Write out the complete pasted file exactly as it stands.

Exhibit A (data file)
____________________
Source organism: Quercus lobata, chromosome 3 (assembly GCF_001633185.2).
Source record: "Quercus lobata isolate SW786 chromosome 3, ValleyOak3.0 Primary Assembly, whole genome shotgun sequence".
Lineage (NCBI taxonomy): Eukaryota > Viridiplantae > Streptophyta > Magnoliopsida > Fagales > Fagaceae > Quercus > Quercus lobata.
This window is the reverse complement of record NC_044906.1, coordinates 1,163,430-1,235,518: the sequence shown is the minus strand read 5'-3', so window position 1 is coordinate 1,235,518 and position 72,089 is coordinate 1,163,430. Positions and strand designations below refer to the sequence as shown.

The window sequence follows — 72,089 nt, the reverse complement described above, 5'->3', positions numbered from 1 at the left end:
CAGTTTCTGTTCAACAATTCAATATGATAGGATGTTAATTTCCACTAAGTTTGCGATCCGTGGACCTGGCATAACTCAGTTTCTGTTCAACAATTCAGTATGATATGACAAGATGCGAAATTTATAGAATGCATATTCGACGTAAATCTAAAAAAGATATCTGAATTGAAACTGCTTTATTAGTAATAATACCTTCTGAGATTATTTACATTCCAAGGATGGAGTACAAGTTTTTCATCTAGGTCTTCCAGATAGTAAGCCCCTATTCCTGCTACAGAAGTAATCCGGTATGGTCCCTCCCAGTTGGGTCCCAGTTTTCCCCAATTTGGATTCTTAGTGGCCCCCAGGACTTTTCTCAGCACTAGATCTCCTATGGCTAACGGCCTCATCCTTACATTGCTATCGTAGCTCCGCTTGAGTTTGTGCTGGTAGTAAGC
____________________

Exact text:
Source organism: Quercus lobata, chromosome 3 (assembly GCF_001633185.2).
Source record: "Quercus lobata isolate SW786 chromosome 3, ValleyOak3.0 Primary Assembly, whole genome shotgun sequence".
Lineage (NCBI taxonomy): Eukaryota > Viridiplantae > Streptophyta > Magnoliopsida > Fagales > Fagaceae > Quercus > Quercus lobata.
This window is the reverse complement of record NC_044906.1, coordinates 1,163,430-1,235,518: the sequence shown is the minus strand read 5'-3', so window position 1 is coordinate 1,235,518 and position 72,089 is coordinate 1,163,430. Positions and strand designations below refer to the sequence as shown.

The window sequence follows — 72,089 nt, the reverse complement described above, 5'->3', positions numbered from 1 at the left end:
CAGTTTCTGTTCAACAATTCAATATGATAGGATGTTAATTTCCACTAAGTTTGCGATCCGTGGACCTGGCATAACTCAGTTTCTGTTCAACAATTCAGTATGATATGACAAGATGCGAAATTTATAGAATGCATATTCGACGTAAATCTAAAAAAGATATCTGAATTGAAACTGCTTTATTAGTAATAATACCTTCTGAGATTATTTACATTCCAAGGATGGAGTACAAGTTTTTCATCTAGGTCTTCCAGATAGTAAGCCCCTATTCCTGCTACAGAAGTAATCCGGTATGGTCCCTCCCAGTTGGGTCCCAGTTTTCCCCAATTTGGATTCTTAGTGGCCCCCAGGACTTTTCTCAGCACTAGATCTCCTATGGCTAACGGCCTCATCCTTACATTGCTATCGTAGCTCCGCTTGAGTTTGTGCTGGTAGTAAGC